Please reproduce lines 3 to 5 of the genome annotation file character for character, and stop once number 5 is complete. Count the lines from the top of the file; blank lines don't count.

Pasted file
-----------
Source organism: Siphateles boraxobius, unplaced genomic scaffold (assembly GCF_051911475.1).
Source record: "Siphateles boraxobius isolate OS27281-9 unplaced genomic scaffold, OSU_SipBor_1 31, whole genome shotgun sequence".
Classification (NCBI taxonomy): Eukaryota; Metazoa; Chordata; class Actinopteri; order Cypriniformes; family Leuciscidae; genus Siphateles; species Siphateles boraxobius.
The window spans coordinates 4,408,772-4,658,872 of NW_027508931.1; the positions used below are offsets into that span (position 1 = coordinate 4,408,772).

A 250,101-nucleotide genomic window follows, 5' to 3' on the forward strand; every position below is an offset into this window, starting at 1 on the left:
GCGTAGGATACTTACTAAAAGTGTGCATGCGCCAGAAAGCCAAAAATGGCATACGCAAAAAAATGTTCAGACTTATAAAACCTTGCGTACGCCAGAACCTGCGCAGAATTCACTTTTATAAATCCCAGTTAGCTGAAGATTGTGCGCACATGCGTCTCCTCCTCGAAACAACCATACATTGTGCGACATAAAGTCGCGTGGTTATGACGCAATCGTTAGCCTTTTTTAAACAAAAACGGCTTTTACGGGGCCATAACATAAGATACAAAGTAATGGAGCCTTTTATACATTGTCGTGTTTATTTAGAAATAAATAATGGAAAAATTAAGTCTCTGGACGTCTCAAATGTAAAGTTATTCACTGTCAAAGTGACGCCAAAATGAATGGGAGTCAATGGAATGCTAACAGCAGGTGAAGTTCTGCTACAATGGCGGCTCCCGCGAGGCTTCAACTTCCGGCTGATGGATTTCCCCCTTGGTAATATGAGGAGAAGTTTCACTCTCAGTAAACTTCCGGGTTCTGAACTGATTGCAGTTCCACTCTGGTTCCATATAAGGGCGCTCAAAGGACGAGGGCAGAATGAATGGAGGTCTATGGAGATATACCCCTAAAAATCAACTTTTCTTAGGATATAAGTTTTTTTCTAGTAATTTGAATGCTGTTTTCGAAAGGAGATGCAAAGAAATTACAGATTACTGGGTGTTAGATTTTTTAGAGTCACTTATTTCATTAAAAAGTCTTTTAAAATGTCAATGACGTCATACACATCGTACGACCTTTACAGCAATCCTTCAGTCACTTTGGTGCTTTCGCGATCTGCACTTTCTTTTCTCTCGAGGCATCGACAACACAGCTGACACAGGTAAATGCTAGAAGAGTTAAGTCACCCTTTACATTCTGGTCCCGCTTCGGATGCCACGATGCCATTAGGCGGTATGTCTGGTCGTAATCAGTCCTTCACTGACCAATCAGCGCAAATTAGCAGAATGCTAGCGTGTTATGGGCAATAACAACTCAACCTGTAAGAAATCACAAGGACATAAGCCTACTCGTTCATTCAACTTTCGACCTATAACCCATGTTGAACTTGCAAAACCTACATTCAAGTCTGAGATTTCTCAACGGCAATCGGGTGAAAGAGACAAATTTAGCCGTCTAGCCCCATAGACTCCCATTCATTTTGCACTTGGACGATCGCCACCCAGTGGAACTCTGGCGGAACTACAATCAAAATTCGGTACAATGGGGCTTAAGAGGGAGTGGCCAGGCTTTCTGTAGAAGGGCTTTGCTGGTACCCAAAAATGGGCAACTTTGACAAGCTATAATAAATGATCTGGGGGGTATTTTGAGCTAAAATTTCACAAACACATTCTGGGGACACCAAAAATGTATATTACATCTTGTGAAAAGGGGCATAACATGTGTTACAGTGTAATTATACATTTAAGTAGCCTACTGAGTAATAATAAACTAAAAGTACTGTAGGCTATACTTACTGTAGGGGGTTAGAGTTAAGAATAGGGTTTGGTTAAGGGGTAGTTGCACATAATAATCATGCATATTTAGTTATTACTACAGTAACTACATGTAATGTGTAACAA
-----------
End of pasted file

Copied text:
Classification (NCBI taxonomy): Eukaryota; Metazoa; Chordata; class Actinopteri; order Cypriniformes; family Leuciscidae; genus Siphateles; species Siphateles boraxobius.
The window spans coordinates 4,408,772-4,658,872 of NW_027508931.1; the positions used below are offsets into that span (position 1 = coordinate 4,408,772).

A 250,101-nucleotide genomic window follows, 5' to 3' on the forward strand; every position below is an offset into this window, starting at 1 on the left: